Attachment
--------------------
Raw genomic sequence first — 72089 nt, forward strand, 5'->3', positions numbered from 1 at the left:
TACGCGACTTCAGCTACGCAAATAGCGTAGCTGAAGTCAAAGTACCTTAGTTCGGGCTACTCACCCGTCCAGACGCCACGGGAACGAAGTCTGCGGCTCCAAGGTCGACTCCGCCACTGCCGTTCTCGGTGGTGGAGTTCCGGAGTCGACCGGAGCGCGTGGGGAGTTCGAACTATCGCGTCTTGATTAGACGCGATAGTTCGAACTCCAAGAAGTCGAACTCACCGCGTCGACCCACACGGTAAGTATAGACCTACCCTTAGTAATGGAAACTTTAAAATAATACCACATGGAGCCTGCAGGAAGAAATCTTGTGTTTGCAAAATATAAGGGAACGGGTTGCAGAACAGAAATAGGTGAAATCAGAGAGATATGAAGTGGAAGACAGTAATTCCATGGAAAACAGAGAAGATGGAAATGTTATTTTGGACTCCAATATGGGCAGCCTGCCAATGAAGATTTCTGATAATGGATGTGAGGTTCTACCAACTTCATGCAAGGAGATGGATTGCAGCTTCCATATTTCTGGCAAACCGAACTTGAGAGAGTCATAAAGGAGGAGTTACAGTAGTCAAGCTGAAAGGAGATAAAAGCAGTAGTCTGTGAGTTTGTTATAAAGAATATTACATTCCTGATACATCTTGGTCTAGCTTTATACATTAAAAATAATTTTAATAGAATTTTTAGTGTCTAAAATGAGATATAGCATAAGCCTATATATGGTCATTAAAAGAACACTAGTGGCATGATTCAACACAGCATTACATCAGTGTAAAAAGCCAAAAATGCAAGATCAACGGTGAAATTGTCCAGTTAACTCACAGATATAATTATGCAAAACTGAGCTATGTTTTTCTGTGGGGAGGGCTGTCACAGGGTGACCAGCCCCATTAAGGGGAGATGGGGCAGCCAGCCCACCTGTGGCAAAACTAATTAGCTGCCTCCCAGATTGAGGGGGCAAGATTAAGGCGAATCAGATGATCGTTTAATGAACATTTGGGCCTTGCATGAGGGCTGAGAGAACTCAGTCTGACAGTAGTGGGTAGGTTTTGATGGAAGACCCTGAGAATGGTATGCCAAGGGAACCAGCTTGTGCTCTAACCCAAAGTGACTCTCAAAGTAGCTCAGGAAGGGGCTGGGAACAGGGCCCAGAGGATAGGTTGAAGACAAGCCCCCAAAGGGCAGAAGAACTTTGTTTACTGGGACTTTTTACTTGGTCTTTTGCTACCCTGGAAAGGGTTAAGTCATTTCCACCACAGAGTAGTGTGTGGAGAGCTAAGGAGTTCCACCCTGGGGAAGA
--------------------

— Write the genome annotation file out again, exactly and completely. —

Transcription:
Raw genomic sequence first — 72089 nt, forward strand, 5'->3', positions numbered from 1 at the left:
TACGCGACTTCAGCTACGCAAATAGCGTAGCTGAAGTCAAAGTACCTTAGTTCGGGCTACTCACCCGTCCAGACGCCACGGGAACGAAGTCTGCGGCTCCAAGGTCGACTCCGCCACTGCCGTTCTCGGTGGTGGAGTTCCGGAGTCGACCGGAGCGCGTGGGGAGTTCGAACTATCGCGTCTTGATTAGACGCGATAGTTCGAACTCCAAGAAGTCGAACTCACCGCGTCGACCCACACGGTAAGTATAGACCTACCCTTAGTAATGGAAACTTTAAAATAATACCACATGGAGCCTGCAGGAAGAAATCTTGTGTTTGCAAAATATAAGGGAACGGGTTGCAGAACAGAAATAGGTGAAATCAGAGAGATATGAAGTGGAAGACAGTAATTCCATGGAAAACAGAGAAGATGGAAATGTTATTTTGGACTCCAATATGGGCAGCCTGCCAATGAAGATTTCTGATAATGGATGTGAGGTTCTACCAACTTCATGCAAGGAGATGGATTGCAGCTTCCATATTTCTGGCAAACCGAACTTGAGAGAGTCATAAAGGAGGAGTTACAGTAGTCAAGCTGAAAGGAGATAAAAGCAGTAGTCTGTGAGTTTGTTATAAAGAATATTACATTCCTGATACATCTTGGTCTAGCTTTATACATTAAAAATAATTTTAATAGAATTTTTAGTGTCTAAAATGAGATATAGCATAAGCCTATATATGGTCATTAAAAGAACACTAGTGGCATGATTCAACACAGCATTACATCAGTGTAAAAAGCCAAAAATGCAAGATCAACGGTGAAATTGTCCAGTTAACTCACAGATATAATTATGCAAAACTGAGCTATGTTTTTCTGTGGGGAGGGCTGTCACAGGGTGACCAGCCCCATTAAGGGGAGATGGGGCAGCCAGCCCACCTGTGGCAAAACTAATTAGCTGCCTCCCAGATTGAGGGGGCAAGATTAAGGCGAATCAGATGATCGTTTAATGAACATTTGGGCCTTGCATGAGGGCTGAGAGAACTCAGTCTGACAGTAGTGGGTAGGTTTTGATGGAAGACCCTGAGAATGGTATGCCAAGGGAACCAGCTTGTGCTCTAACCCAAAGTGACTCTCAAAGTAGCTCAGGAAGGGGCTGGGAACAGGGCCCAGAGGATAGGTTGAAGACAAGCCCCCAAAGGGCAGAAGAACTTTGTTTACTGGGACTTTTTACTTGGTCTTTTGCTACCCTGGAAAGGGTTAAGTCATTTCCACCACAGAGTAGTGTGTGGAGAGCTAAGGAGTTCCACCCTGGGGAAGA